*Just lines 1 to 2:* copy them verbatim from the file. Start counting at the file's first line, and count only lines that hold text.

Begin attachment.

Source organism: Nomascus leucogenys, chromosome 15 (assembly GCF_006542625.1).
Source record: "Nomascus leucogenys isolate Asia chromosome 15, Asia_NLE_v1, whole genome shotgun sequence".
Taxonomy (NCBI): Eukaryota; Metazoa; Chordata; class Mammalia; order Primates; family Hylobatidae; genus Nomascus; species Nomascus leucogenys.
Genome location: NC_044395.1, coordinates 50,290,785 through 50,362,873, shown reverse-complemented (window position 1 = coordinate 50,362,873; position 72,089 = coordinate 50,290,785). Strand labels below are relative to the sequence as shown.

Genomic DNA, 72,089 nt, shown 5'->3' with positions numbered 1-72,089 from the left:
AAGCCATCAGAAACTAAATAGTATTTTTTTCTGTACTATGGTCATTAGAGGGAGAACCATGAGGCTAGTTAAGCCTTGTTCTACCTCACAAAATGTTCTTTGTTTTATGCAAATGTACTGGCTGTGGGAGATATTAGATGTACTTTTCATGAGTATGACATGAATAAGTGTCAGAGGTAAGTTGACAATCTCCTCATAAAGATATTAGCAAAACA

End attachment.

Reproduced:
Source organism: Nomascus leucogenys, chromosome 15 (assembly GCF_006542625.1).
Source record: "Nomascus leucogenys isolate Asia chromosome 15, Asia_NLE_v1, whole genome shotgun sequence".